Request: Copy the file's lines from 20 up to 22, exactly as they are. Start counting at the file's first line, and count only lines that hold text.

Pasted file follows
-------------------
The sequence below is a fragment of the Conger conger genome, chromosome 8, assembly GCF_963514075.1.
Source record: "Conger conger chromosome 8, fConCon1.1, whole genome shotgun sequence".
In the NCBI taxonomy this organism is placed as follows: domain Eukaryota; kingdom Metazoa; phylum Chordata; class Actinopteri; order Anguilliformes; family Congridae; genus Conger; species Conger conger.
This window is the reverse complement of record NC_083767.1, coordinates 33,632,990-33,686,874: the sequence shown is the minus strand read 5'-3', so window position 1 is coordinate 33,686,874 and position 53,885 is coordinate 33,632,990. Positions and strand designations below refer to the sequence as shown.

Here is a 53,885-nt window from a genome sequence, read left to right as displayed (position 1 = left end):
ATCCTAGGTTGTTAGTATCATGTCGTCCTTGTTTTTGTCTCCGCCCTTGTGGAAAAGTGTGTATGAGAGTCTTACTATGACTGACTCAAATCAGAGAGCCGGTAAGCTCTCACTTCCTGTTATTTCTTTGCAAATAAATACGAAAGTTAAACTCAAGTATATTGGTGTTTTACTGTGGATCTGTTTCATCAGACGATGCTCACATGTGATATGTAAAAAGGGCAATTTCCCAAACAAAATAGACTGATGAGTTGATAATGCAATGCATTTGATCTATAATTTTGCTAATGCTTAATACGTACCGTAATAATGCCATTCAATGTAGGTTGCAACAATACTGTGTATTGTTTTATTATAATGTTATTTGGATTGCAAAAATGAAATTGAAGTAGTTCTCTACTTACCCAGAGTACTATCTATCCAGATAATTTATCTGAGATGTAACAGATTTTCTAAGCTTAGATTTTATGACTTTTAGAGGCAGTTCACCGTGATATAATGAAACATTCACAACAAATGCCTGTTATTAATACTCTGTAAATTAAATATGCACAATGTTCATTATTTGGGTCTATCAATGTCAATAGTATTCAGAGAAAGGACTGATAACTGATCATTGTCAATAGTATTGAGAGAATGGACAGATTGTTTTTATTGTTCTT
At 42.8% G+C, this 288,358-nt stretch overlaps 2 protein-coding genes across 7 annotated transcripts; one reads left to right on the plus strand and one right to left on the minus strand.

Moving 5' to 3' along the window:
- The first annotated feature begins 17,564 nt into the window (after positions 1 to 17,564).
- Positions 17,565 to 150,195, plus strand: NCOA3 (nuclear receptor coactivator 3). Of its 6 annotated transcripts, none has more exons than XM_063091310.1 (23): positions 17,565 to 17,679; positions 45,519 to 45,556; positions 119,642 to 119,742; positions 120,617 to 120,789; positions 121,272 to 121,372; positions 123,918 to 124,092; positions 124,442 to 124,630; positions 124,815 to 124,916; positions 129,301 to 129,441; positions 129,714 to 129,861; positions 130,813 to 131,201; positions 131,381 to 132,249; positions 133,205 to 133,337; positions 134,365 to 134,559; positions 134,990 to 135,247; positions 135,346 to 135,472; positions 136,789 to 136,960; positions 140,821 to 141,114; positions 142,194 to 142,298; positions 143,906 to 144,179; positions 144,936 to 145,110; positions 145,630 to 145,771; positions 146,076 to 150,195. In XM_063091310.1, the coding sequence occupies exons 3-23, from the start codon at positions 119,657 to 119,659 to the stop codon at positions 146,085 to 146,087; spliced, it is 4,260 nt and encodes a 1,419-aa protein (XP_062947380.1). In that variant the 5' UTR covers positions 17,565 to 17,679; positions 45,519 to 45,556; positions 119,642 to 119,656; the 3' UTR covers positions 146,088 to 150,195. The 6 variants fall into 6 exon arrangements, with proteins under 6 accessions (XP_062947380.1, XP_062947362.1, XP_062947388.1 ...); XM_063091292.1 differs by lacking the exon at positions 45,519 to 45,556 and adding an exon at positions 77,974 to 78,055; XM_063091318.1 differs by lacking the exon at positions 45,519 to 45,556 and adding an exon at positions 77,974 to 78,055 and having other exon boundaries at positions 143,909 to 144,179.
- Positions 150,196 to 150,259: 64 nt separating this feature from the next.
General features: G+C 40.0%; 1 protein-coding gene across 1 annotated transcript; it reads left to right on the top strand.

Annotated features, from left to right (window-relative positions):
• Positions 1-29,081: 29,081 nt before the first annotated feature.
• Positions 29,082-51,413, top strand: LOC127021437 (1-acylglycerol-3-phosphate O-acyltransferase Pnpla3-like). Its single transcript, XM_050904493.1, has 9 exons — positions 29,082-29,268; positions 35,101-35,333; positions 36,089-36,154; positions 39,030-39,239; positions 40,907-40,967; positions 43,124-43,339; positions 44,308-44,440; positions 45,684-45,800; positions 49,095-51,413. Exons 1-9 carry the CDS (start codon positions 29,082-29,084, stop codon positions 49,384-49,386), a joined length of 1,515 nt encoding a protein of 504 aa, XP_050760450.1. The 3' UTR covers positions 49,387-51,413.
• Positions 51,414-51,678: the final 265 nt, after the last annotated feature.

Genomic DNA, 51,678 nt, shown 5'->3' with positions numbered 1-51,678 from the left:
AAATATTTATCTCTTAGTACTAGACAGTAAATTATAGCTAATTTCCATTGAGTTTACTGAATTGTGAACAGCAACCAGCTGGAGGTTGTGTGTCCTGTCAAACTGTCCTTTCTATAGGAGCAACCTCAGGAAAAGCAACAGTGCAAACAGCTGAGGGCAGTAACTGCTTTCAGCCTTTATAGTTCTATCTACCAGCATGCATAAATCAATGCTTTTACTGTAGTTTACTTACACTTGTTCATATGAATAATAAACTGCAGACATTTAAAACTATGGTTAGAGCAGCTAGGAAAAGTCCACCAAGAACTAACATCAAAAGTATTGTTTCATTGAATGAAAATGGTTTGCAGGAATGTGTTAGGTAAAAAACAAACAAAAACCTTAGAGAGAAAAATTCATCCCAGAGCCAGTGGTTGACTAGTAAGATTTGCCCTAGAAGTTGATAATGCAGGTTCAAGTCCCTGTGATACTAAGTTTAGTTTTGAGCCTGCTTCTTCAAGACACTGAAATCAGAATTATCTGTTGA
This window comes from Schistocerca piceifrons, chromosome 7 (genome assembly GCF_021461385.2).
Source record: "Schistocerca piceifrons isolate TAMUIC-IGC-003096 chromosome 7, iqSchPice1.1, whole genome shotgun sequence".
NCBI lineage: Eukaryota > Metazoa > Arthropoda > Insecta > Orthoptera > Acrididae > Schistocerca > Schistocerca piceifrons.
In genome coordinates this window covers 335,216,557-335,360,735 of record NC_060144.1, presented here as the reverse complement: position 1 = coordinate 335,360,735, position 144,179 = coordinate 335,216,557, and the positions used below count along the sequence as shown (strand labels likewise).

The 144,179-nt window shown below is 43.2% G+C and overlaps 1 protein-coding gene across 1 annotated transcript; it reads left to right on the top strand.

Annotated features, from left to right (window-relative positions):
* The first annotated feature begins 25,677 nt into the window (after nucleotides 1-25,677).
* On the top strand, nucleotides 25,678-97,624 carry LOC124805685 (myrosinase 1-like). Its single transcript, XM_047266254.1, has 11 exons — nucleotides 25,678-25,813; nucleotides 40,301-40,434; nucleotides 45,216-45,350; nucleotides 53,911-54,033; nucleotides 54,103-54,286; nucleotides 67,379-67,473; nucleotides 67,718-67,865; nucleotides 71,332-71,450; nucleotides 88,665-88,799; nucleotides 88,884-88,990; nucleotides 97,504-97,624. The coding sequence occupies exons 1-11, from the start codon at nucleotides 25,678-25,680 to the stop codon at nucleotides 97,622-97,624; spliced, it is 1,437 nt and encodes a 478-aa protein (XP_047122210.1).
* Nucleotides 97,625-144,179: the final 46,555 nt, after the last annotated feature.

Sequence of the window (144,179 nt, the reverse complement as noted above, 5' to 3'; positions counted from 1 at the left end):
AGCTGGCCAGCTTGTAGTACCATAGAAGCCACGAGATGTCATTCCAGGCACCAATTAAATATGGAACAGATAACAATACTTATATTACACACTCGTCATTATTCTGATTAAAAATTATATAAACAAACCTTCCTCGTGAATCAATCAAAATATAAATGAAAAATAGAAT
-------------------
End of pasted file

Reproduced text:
Source record: "Schistocerca piceifrons isolate TAMUIC-IGC-003096 chromosome 7, iqSchPice1.1, whole genome shotgun sequence".
NCBI lineage: Eukaryota > Metazoa > Arthropoda > Insecta > Orthoptera > Acrididae > Schistocerca > Schistocerca piceifrons.
In genome coordinates this window covers 335,216,557-335,360,735 of record NC_060144.1, presented here as the reverse complement: position 1 = coordinate 335,360,735, position 144,179 = coordinate 335,216,557, and the positions used below count along the sequence as shown (strand labels likewise).